LMD: You’re playing a lot of shows right now with other people and you’re doing your solo thing. Your always kind of popping up places. Does that keep things fresh for you as a musician?

I’m able to play with different projects because I have a fan base that allows me to do that. If they just wanted one thing they probably wouldn’t come to those shows with those projects, but because they do that allows me the luxury to be able to do that. It absolutely keeps things fresh. Too much of anything will take you down. In this business you can really stagnate and get into a motion. I’ve noticed that I have released the stress of trying to play completely different songs every night even if I’m in different time zones. In the past I would never play the same song on back to back nights even though no one would know. I took that really seriously. Nowadays I’ve really been getting into bring the A game. As for the projects I play, there are some songs that I only play with certain projects and it’s really exhilarating when you only play a song a couple times a year. So many people allow me into their world and I’m so grateful for that.

LMD: I read where you talked about “Kidney in a Cooler” and how it’s a real story. “Gate Crashers Suck” is obviously a real song which your Mom still hates. Are there any other songs that are real stories that you’ve written about?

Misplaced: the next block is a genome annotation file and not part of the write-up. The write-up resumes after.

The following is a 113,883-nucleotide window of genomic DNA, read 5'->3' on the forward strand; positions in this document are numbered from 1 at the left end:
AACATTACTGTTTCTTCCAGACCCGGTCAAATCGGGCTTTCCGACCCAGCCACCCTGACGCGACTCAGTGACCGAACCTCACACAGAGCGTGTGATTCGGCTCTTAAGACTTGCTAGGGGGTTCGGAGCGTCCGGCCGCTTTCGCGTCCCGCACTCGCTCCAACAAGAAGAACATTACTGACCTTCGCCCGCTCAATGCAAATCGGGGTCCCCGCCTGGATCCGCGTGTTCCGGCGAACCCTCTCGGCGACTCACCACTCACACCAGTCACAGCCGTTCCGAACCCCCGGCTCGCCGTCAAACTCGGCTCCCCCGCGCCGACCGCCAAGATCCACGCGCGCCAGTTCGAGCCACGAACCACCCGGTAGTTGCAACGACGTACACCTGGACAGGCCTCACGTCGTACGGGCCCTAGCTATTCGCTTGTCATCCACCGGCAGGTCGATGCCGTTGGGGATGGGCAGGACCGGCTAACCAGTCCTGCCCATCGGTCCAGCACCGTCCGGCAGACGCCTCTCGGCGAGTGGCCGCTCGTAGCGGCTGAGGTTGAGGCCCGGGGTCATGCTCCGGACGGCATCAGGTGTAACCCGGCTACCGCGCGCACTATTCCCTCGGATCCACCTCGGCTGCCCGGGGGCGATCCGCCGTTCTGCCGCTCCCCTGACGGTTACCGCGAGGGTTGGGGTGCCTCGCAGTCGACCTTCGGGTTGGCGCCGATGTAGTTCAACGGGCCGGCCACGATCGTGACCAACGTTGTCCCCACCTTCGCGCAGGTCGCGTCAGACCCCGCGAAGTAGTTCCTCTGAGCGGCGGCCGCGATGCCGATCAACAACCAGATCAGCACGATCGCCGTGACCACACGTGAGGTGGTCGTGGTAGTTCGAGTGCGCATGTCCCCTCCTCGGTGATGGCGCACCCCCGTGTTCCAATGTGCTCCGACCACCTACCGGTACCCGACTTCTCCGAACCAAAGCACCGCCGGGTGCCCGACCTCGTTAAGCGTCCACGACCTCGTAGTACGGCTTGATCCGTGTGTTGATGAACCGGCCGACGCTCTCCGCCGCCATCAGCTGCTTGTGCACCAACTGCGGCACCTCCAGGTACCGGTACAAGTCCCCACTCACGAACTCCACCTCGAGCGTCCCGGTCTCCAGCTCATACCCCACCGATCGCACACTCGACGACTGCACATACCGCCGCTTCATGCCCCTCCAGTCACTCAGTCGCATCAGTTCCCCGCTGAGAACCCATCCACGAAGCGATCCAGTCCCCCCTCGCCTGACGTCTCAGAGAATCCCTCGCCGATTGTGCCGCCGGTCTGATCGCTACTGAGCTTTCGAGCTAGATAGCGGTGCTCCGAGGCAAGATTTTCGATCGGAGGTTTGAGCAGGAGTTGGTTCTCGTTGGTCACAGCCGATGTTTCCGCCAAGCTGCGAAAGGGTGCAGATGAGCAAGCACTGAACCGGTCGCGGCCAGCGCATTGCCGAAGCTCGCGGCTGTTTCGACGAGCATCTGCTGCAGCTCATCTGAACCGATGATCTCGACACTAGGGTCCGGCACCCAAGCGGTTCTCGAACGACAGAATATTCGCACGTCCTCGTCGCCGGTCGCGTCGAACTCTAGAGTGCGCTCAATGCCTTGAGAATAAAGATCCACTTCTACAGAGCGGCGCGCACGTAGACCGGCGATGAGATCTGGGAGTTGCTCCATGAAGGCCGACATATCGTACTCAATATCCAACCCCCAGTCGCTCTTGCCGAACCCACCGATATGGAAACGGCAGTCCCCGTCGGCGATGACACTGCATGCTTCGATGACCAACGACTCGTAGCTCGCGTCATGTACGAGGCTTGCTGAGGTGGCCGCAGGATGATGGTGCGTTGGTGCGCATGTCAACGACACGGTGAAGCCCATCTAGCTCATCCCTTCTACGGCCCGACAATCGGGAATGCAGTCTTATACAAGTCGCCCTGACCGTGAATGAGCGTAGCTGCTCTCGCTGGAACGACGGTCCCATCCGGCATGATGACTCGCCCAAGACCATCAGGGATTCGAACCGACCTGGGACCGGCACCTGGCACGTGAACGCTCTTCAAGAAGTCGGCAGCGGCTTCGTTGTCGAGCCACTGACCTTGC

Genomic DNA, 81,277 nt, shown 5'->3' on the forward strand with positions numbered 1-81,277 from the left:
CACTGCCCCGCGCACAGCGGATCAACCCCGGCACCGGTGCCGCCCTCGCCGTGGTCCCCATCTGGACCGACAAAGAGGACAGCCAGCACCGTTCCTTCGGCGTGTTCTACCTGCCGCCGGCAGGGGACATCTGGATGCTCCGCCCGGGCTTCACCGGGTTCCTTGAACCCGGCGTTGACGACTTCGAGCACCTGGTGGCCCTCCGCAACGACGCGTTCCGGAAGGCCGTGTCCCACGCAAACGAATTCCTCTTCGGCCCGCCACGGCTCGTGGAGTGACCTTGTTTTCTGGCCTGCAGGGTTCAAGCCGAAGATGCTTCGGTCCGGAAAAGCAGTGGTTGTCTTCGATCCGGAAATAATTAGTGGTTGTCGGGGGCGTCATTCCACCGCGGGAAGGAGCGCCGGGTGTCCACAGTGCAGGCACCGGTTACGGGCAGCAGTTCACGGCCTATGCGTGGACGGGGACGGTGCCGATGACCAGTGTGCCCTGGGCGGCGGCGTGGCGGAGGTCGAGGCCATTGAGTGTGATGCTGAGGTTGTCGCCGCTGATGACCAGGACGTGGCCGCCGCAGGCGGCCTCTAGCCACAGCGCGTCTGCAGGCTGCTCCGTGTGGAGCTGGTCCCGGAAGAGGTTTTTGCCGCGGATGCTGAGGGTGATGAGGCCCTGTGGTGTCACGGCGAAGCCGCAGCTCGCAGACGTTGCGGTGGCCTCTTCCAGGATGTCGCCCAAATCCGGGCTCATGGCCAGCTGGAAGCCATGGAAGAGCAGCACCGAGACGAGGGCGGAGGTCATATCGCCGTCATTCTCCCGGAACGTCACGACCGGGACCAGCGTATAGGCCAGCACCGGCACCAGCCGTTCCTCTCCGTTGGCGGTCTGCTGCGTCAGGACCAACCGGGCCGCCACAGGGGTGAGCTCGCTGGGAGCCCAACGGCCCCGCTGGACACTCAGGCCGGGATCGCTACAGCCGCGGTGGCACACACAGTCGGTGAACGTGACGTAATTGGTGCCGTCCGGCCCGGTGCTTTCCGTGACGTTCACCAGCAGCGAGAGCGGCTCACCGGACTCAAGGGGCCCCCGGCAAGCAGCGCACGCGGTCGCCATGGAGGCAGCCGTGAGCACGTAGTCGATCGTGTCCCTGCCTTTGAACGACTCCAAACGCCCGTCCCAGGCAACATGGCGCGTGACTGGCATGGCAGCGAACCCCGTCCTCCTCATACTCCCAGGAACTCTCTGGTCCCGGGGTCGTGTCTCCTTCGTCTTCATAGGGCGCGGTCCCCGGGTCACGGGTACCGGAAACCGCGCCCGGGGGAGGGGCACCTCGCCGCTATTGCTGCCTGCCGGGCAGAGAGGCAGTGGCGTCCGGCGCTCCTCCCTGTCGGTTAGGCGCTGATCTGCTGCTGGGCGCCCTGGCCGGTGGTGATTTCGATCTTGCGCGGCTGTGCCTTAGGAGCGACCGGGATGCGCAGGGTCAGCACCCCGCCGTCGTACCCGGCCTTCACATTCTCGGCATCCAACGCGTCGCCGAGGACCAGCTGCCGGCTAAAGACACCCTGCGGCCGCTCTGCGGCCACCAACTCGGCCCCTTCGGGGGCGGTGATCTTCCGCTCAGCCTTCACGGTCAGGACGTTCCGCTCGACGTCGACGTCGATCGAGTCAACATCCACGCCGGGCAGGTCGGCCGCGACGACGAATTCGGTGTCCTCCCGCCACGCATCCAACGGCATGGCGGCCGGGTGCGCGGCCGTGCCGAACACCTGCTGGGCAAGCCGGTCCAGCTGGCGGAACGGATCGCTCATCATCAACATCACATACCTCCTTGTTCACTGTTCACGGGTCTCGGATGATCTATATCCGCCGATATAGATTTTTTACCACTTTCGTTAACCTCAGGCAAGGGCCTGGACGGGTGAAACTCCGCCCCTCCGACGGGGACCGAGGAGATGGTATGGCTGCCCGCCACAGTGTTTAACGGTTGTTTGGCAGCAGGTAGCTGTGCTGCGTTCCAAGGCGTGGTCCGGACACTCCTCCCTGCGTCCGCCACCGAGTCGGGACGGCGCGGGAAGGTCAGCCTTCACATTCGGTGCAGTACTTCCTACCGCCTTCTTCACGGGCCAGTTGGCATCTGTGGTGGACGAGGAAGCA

“Doobie in my Pocket” starts and finishes true. There was a hippie who gave me a doobie that got put into my pocket and I was worried about it. It was big, fat, stinky doobie. I was thinking that if someone opens that bag they’re going to smell that doobie. In the song, there’s the whole journey of that particular doobie and where it went with my luggage. At the end of the song I realize that the doobie wasn’t in the luggage, but I was actually wearing the shirt that had the doobie in the pocket. There actually was a hippie that gave me a doobie at a festival. It got put in my shirt pocket and I thought I put the shirt in my luggage. I’m sitting on a plane and I realize the doobie is actually in my pocket.

 

LMD: In the beginning it was just acoustic for you and then you later incorporated the looping. When did you decide that would be fun?

When I started looping we didn’t have the technology that we have today. It used to be a delayed unit where you set the parameters and turn it up. If you played too fast it wouldn’t work. I would play smaller gigs starting out and be in the corner of bars and no one was paying attention to me so I would just start looping and playing around. Then I started experimenting and using those gigs as kind of like a paid rehearsal. That’s where it started. Once I brought in the bass that really started to move air and people started to bob their head and dance. It was 1998 or 1999 when that started to happen and then we started to incorporate actual drums. It just kind of evolved very naturally. Once I started making a little more money and getting more gear the next thing you know there are several different stations around the stage. Everything was very precision based.